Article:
Other AWS Services that are not required but recommended that you are familiar with:

    • Amazon EC2 Spot Instances
    • AWS Virtual Private Network
    • Amazon RDS
    • Amazon Aurora
    • Amazon CloudWatch

    GridServer Architecture on AWS

    TIBCO GridServer has four different components in its architecture:

    • GridServer Clients ? The components that submit service requests to the Grid. (Also called Drivers).
    • GridServer Engines ? The processes that host and run services on the Grid nodes.
    • GridServer Brokers ? The component that provides request queuing, scheduling and load-balancing. Brokers are also responsible for managing Engines.
    • GridServer? ??????Directors ? The component that assigns Grid Clients and Engines to Brokers based on policy. They manage and load balance Engines across available Brokers.

    Below is a standard reference architecture for TIBCO Gridserver running on AWS. This setup leverages the use of Amazon Spot Fleet for the Gridserver Engines which enables a cost-effective way to deploy an elastic and highly available computing Grid

    Using this deployment scenario is how we worked with AWS to set up and run a proof of concept grid in the AWS Cloud that was able to scale up to 1.3 Million vCPUs. You can learn more details about this project and its use case in this Blog Post.

    Architecture Diagram

    Important considerations:

    • All communication between Directors, Brokers, and Managers is done via HTTP over SSL (HTTPS)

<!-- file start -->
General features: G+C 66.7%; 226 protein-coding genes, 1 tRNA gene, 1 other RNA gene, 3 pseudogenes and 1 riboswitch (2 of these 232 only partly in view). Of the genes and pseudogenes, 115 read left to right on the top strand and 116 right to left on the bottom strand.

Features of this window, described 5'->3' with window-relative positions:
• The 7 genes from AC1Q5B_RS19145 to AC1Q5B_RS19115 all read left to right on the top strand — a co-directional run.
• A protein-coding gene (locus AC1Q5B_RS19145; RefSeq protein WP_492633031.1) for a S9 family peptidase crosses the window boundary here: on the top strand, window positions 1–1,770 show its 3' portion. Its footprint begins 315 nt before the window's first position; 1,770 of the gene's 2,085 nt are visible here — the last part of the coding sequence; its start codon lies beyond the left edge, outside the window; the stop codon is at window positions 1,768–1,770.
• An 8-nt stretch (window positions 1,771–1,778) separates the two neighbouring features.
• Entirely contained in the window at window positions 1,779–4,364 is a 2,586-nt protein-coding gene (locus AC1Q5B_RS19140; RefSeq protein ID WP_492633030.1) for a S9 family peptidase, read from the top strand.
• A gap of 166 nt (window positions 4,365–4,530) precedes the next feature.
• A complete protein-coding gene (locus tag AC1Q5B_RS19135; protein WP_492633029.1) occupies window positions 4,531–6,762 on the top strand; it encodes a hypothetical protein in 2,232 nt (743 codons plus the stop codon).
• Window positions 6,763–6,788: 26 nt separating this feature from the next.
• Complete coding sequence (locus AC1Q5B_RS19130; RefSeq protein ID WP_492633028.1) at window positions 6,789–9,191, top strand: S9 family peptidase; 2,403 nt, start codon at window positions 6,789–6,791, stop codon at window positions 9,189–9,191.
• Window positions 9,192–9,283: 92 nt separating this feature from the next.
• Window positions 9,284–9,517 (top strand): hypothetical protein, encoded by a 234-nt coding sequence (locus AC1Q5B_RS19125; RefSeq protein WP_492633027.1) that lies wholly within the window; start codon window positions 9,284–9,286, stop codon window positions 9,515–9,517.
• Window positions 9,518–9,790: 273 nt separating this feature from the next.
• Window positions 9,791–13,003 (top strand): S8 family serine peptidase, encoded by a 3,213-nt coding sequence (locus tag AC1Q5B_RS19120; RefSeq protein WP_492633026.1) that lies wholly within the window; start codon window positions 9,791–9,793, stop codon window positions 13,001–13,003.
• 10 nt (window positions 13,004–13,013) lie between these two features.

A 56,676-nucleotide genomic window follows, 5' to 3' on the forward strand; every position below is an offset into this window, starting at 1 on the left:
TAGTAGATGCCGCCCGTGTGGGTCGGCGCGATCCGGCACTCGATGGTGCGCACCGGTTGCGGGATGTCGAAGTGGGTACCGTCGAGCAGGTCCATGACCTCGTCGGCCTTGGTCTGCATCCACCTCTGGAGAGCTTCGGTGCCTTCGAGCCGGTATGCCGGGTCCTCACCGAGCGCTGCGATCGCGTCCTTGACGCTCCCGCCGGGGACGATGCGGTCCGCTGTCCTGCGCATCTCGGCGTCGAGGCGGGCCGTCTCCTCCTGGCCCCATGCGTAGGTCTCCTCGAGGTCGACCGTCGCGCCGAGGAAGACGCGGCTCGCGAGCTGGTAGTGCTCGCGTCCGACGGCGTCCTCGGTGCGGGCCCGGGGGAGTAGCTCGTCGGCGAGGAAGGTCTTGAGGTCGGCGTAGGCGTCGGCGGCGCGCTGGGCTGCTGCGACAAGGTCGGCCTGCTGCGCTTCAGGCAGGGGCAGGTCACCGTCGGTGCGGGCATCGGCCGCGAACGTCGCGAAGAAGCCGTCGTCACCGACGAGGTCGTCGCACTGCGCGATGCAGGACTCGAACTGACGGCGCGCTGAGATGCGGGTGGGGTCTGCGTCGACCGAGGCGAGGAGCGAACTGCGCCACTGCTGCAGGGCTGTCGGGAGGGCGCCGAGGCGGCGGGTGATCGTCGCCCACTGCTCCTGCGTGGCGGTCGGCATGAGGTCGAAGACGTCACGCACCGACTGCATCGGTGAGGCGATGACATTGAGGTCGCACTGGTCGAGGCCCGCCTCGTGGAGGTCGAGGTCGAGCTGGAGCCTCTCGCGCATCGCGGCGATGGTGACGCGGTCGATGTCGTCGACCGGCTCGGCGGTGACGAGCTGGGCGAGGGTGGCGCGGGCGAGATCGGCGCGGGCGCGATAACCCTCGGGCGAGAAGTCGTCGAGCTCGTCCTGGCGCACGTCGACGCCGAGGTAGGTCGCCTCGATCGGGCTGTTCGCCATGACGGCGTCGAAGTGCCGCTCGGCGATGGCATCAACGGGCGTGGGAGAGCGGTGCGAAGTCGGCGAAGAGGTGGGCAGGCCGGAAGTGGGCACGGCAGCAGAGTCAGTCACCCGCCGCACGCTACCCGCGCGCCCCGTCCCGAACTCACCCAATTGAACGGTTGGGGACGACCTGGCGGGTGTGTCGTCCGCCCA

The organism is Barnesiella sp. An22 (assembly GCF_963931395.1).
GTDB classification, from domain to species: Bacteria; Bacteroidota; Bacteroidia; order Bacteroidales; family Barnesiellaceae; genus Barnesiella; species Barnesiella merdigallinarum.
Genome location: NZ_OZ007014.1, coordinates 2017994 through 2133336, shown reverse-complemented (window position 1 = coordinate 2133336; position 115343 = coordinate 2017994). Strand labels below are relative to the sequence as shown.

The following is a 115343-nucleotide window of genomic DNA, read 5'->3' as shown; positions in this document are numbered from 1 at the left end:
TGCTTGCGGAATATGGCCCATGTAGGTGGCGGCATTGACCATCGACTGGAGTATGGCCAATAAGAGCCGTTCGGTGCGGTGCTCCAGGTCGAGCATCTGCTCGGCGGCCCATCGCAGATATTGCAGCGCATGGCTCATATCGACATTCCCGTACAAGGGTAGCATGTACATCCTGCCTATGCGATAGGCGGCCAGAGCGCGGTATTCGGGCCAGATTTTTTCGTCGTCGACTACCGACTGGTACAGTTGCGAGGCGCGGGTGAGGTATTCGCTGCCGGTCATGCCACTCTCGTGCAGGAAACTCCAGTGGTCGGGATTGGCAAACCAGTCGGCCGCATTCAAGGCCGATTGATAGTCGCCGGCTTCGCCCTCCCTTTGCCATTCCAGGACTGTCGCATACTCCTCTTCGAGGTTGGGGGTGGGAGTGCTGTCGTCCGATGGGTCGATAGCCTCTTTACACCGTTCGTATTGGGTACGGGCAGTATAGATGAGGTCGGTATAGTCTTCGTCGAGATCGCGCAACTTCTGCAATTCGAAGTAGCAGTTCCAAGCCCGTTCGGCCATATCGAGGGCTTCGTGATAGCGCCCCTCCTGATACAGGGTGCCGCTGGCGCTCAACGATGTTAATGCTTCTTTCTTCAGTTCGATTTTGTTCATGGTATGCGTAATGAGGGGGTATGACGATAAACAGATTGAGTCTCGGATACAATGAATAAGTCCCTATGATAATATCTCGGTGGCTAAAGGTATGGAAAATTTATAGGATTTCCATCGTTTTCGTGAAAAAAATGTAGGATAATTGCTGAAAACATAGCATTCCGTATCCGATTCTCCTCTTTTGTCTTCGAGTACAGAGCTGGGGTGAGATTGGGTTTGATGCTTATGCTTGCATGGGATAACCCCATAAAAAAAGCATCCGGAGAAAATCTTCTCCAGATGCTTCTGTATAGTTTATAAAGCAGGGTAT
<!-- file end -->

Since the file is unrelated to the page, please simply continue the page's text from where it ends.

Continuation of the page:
• Grid Clients (Drivers) also connect to the Grid using HTTPS, in the configuration below the clients reside on the same VPC, if you need to have your clients on your data center (on-premise) you will need to set up an AWS Site-to-Site VPN
    • GridServer Authentication is commonly configured externally which is recommended, but if you are testing or doing a POC you can use the GridServer internal authentication (this information is encrypted and stored in GridServer metadata database)   
    • Amazon S3 and Amazon RDS can be used by the Grid Libraries as external resources that can be used from Grid Libraries.

    Configuration Management

     

    The Director is used to configure many settings of a GridServer Manager, including users and passwords, Driver profiles, routing properties, and Engine

     

    configurations. These settings are configured with the web-based GridServer Administration Tool.

    GridServer can use an external database, in this case, Amazon RDS Postgres to store metadata (such as User, Engine, Driver, and Broker information) and also reporting information (job statistics, log events, etc.).

     

    This database is accessed through JDBC and the configuration of the database used is changed on the Director from the GridServer Administration Tool.

    datasynapse_gridserver_on_aws_-_reference_architecutre.thumb.png.dac36b8f6d7436497f569ddc8ec139f7.png

    Further reading material

    datasynapse_gridserver_on_aws_-_reference_architecutre.thumb.png.46bdddb5a71a3c848e455b2269ae27c1.png